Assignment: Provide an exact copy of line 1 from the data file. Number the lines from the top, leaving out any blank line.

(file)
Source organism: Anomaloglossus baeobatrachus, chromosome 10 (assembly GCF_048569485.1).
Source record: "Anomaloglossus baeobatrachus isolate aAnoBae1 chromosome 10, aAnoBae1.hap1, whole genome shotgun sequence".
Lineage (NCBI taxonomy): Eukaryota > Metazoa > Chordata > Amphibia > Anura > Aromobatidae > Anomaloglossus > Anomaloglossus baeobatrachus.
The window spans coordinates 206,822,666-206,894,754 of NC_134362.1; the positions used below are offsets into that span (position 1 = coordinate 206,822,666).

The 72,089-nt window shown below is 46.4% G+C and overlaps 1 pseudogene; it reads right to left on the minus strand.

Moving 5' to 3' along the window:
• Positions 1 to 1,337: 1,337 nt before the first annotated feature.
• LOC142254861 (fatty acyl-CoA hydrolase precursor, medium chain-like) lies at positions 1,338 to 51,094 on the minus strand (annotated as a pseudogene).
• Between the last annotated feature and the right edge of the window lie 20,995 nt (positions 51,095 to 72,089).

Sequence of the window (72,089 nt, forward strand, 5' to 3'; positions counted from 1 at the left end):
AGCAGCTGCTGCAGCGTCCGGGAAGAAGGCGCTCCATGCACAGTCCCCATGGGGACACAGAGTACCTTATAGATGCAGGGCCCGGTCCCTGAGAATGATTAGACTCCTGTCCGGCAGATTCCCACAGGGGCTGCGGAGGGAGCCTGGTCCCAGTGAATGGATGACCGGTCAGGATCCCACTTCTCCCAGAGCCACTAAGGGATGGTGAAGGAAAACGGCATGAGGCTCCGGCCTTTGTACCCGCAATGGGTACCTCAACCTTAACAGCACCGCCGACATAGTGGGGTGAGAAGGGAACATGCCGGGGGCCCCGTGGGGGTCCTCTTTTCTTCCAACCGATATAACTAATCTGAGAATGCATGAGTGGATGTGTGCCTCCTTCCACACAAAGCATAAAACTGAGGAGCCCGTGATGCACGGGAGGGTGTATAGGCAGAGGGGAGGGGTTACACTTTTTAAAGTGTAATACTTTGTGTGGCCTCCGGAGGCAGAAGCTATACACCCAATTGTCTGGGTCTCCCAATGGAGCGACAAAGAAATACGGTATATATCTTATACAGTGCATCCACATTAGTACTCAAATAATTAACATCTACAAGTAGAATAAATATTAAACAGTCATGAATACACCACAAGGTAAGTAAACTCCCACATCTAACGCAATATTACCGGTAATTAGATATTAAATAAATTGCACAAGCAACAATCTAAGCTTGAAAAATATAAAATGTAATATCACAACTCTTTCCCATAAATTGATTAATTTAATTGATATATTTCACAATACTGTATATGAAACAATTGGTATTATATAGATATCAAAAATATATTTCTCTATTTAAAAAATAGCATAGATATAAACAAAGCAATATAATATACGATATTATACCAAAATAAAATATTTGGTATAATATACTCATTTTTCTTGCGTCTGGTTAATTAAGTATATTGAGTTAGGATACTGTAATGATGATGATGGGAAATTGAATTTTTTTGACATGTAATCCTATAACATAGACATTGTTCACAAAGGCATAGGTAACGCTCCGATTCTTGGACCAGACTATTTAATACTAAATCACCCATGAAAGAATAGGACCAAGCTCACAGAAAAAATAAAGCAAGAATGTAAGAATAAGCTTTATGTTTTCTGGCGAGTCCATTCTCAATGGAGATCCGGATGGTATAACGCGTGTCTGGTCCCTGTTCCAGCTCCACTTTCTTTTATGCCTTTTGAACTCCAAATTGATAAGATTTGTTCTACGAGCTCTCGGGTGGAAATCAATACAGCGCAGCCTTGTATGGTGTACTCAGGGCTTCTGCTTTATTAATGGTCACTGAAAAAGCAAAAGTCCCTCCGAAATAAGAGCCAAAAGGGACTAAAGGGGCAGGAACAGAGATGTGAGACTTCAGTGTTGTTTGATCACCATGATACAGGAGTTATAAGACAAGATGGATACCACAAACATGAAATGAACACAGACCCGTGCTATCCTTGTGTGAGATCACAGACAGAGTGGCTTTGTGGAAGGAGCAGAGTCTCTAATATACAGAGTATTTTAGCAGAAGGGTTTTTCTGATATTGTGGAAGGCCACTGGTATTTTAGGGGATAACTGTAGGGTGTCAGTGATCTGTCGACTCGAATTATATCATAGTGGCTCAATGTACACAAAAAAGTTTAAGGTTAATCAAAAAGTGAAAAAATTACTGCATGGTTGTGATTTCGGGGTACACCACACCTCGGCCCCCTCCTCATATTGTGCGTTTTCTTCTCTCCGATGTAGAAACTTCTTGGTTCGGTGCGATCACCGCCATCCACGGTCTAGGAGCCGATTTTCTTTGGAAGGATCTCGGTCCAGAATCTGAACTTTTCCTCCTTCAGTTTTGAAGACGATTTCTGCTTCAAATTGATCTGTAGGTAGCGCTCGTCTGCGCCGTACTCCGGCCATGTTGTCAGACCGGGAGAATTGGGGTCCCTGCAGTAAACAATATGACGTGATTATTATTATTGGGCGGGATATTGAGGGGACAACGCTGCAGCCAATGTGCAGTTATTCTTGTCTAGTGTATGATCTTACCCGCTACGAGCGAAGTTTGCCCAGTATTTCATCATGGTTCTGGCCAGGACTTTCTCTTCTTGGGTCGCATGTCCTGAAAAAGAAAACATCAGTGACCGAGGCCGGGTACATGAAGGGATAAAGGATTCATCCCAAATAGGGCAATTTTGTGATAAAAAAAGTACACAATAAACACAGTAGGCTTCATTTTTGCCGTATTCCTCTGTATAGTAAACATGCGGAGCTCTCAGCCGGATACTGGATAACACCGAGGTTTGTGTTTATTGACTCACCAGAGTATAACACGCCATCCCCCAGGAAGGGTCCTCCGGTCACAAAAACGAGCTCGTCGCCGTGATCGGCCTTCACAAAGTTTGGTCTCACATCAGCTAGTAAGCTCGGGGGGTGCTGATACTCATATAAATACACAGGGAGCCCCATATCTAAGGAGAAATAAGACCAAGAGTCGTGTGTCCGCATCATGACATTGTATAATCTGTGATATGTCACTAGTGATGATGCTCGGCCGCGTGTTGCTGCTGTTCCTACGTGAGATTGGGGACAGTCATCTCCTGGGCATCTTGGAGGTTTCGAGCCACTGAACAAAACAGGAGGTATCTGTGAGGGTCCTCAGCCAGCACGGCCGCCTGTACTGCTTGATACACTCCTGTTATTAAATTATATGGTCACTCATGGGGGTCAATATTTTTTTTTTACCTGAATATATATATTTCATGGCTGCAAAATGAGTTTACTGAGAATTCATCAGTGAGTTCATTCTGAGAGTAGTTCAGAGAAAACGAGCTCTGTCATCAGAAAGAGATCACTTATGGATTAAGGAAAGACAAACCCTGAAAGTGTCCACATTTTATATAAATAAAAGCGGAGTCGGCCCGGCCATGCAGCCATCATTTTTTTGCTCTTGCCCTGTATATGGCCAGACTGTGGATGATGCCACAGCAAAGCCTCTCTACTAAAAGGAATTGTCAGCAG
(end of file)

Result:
Source organism: Anomaloglossus baeobatrachus, chromosome 10 (assembly GCF_048569485.1).